A few weeks ago I walked around the property looking for squirrels. There were a couple of locations that had perfect squirrel habitat, but there were no signs of squirrels being in the area. There were no pine cones that had been tore apart, no half eaten acorns nor did I see any squirrels.
As I followed a creek that runs along the back of the property, the timber transitioned from pine and oak to mostly oak and iron wood. Iron wood is a tree that grows in the shade of larger trees. It does not produce any kind of nut for squirrels or deer. It is mostly used for its hard wood to make walking sticks and bows.
Several years ago a lot of the older pine trees were cut off the property. Pine trees are a renewable resource when managed properly. Several large pine trees were left on the property to so they could reseed the area. Their seedlings float in the wind and can travel several hundred feet, depending on how the wind is blowing. I expected to see oaks and ironwood, but I also expected to see pine tree saplings coming up. I was rather surprised when I did not see hardly any pine saplings.
Planting Pine Trees
There is a power line going to my house that runs through the woods. All along the side of the power lines are mature pine trees that drop their seeds. Just about every year pine saplings (baby pine trees) sprout up under the power lines. Work crews drive heavy machinery under the power lines to keep the under brush cleared. Meaning, the pine saplings are cut down every year.
I walked along the power lines with a shovel, dug up several of the pine saplings, put them in a bag and brought them home.
Then I walked to the back of the property where I wanted pine trees to grow and planted the saplings. In all, I think I planted close to two dozen pine saplings over a couple of trips.
Something else that defines squirrel habitat is where squirrels can get out of the weather. They may build nest, but they like hollowed out places in trees. The hollowed out places are usually found in old mature timber.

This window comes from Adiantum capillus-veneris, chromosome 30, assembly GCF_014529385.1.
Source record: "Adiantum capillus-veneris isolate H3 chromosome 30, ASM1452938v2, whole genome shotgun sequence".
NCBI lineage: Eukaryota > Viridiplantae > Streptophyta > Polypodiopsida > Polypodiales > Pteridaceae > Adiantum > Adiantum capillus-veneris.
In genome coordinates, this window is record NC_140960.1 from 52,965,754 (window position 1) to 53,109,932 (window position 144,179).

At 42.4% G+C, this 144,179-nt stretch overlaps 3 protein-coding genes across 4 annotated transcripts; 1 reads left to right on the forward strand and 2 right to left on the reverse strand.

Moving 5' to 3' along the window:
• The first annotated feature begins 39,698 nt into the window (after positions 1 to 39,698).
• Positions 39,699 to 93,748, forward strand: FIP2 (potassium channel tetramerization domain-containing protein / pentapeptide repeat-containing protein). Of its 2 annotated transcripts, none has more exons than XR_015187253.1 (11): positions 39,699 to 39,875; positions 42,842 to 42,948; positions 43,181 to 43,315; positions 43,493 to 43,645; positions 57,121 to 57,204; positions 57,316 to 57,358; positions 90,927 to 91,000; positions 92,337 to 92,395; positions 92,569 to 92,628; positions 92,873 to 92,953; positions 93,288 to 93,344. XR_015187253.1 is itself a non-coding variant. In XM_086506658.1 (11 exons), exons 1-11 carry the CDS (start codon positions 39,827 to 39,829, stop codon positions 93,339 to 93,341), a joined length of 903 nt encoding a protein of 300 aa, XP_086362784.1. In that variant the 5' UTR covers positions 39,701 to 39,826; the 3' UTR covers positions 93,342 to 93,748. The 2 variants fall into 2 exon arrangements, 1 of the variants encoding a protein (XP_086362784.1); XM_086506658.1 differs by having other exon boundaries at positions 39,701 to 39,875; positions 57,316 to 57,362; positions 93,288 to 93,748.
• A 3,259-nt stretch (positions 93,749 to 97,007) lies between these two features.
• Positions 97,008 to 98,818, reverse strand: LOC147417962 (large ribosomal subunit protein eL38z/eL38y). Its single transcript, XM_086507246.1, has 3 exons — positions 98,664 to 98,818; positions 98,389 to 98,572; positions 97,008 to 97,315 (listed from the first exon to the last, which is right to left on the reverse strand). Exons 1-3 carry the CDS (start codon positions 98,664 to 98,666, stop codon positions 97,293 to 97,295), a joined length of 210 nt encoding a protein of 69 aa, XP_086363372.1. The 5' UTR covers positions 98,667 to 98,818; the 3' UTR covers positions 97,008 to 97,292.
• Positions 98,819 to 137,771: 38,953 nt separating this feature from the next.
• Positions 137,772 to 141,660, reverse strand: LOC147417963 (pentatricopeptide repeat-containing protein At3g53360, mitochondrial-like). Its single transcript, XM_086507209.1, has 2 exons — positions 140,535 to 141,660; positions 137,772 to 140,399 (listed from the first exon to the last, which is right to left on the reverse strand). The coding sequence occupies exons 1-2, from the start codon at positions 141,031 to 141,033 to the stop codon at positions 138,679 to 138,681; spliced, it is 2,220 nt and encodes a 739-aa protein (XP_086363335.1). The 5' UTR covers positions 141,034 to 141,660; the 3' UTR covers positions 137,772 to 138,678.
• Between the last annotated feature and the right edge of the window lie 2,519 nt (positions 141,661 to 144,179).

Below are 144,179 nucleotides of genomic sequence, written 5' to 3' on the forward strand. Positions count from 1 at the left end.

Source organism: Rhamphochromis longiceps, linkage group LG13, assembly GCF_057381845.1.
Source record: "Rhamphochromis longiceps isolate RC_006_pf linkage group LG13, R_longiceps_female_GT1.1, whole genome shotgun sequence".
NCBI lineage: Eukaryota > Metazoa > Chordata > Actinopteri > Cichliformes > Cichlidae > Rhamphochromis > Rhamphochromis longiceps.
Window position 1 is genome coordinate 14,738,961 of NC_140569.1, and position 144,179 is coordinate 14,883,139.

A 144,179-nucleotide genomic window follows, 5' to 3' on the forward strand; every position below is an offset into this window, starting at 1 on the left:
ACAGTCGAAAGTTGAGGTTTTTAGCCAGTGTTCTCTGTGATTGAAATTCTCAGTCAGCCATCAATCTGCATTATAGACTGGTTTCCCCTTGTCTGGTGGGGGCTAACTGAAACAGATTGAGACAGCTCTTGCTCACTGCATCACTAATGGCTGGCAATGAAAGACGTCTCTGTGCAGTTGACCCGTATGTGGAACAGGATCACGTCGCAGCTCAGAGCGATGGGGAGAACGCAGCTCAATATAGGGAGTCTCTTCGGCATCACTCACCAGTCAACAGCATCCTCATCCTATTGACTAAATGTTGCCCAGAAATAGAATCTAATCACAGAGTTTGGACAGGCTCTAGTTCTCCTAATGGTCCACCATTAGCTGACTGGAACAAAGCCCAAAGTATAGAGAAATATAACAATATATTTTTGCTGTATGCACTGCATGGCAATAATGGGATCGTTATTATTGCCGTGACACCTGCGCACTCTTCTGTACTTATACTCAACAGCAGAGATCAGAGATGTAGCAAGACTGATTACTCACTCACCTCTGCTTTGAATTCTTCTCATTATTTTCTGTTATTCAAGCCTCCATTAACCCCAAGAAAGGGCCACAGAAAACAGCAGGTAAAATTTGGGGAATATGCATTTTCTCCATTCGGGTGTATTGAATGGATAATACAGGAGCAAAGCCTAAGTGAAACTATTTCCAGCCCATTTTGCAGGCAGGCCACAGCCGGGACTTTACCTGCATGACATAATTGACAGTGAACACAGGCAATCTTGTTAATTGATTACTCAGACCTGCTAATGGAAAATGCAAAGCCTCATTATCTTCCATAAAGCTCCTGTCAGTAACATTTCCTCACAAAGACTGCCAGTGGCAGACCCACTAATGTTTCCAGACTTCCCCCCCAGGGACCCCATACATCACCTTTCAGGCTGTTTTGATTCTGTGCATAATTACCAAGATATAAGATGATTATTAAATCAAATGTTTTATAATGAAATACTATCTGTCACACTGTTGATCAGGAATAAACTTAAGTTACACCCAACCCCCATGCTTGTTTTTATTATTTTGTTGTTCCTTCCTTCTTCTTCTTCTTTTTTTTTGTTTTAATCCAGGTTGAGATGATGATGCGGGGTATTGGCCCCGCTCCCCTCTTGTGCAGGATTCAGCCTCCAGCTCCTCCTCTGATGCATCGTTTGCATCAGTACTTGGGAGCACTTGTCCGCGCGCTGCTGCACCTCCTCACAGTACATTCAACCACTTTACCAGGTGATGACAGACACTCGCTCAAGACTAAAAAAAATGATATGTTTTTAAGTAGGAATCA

Rather than waiting for nature to make a natural hollowed out area in a tree, I am going to build some squirrel boxes. The boxes will then be attached to the side of pine, oak or sweet gum trees.
There are too many ironwood trees on the property. They are crowding the ok trees and are making it difficult for pine saplings to grow,
I want ironwood trees on the property, but not hundreds of them. A few nice sized ones here and there will be just fine. Who knows, I might decided to make a bow out of one of them.
Planting pine saplings January 4th, 2017.
Update January 17th, 2017
Related forum thread – Developing Wildlife Habitat At Bug Out Location.
I may not live long enough to see the pine trees reach maturity, but maybe my children and grand children will.
We have to put forth some kind of effort to conserve nature.
Wildlife Habitat And Prepping
Providing wildlife habitat for deer, rabbits and squirrels is also a way of providing my family with fresh meat. Small game can be a reliable food source after SHTF, but only if managed properly.
Managed needs to be a complete circle. This means not over hunting and providing habitat.